A close call

Almost a year ago today, I had the biggest bee disaster of my life: a bear attacked my apiary, killing 7 colonies. It was a sad a dramatic day I will never forget. This November, though, my luck seems to have changed. During a freak lighting storm a few days ago, a bolt struck a giant spruce tree mid-height, exploding the wood and sending the top half of a big tree tumbling down towards my Foley Creek apiary. My friend Ryan showed it to me yesterday, when I was making the rounds.

treefall1You always have to get nervous when someone stars the conversation with “I have something to show you, but the bees are OK…” Turns out that by some miracle, the tree fell between my apiary and the orchard, narrowly missing both. It completely destroyed the deer fence around the orchard and also squashed the electric bear fence around the hives. Honestly, that’s not a bid deal. In fact, the bear fence was a portable type, and I may  not even have to replace any parts… it’s hard to tell right now, because it’s under a giant tree. But I couldn’t be more relieved. If the tree had fallen about 15 more degrees to the west, it would have bullseyed all 8 hives, putting “tree” even higher on the list of bee-killers than “bear”.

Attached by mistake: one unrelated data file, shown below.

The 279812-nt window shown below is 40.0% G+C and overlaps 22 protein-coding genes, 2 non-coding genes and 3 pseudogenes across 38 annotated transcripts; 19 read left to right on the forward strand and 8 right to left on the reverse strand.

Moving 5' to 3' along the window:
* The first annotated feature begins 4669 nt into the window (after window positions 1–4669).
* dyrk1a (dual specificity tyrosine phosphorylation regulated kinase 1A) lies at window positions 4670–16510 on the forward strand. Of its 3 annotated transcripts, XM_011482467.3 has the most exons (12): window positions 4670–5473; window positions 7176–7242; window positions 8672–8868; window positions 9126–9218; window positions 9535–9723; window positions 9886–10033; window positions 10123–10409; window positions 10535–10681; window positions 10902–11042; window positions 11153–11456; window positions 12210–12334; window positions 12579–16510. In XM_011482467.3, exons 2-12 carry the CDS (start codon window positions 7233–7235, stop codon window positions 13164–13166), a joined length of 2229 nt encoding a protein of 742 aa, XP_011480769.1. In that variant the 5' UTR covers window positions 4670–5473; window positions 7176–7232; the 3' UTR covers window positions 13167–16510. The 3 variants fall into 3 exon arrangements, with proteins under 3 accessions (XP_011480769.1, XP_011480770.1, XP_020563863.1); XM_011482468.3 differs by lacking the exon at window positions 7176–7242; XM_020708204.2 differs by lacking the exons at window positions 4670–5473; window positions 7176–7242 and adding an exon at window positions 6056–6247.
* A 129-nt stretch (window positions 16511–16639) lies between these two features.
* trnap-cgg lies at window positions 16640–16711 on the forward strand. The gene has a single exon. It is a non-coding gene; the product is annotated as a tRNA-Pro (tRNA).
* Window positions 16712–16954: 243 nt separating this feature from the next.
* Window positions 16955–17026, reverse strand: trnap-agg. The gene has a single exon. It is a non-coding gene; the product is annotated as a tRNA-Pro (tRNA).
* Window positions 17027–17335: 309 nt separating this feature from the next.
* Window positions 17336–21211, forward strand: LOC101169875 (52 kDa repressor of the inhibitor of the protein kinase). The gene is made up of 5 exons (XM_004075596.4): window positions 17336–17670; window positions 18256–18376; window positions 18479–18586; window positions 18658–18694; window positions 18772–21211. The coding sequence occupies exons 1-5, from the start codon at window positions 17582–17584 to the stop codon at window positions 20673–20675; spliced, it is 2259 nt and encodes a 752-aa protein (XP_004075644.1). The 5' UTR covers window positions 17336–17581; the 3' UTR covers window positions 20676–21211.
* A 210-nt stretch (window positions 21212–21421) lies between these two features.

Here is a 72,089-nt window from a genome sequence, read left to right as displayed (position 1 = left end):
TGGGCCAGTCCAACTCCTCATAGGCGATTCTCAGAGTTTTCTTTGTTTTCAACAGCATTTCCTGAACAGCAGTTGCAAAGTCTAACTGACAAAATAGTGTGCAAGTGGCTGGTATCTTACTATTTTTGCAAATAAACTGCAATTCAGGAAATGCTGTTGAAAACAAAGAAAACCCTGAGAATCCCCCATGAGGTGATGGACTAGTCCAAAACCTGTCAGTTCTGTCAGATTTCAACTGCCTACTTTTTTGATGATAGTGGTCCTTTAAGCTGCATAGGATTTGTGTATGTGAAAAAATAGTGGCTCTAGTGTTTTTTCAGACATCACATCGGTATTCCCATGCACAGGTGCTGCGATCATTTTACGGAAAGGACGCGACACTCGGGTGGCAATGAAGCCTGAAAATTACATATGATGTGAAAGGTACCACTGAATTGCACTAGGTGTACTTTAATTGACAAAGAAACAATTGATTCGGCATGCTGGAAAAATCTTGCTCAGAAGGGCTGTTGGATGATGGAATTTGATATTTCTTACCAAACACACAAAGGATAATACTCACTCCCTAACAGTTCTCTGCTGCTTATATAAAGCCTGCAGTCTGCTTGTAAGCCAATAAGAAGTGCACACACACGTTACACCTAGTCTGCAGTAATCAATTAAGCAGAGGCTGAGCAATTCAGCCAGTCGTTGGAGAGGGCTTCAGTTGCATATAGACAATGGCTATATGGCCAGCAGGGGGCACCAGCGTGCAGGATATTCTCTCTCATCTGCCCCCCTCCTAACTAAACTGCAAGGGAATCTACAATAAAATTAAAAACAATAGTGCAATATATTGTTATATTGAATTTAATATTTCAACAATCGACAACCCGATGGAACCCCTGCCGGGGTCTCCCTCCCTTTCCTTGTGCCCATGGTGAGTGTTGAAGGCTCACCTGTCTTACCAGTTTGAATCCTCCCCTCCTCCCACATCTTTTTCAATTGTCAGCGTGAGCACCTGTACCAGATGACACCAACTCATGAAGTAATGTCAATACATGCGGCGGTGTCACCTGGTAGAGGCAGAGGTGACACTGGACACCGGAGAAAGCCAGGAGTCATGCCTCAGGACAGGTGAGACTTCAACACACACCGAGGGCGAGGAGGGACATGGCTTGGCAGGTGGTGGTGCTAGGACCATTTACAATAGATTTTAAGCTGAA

treefall2As it is, I still have some work to do. Farmer Ned offered to put a chain on the tree and drag it away with his tractor, but that’s not a good plan, as the limbs are all entangled with the hive stands, and it would probably knock half the hives over. So I’m going to go back out once the weather clears up a little, with bee suit and chainsaw, and cut that thing up so I can get the fence fixed and even get to the hives (the tree is also across the access road).

treefall3I’ll gadly take two hours of chainsaw work in a bee suit over picking up destroyed hives any day.

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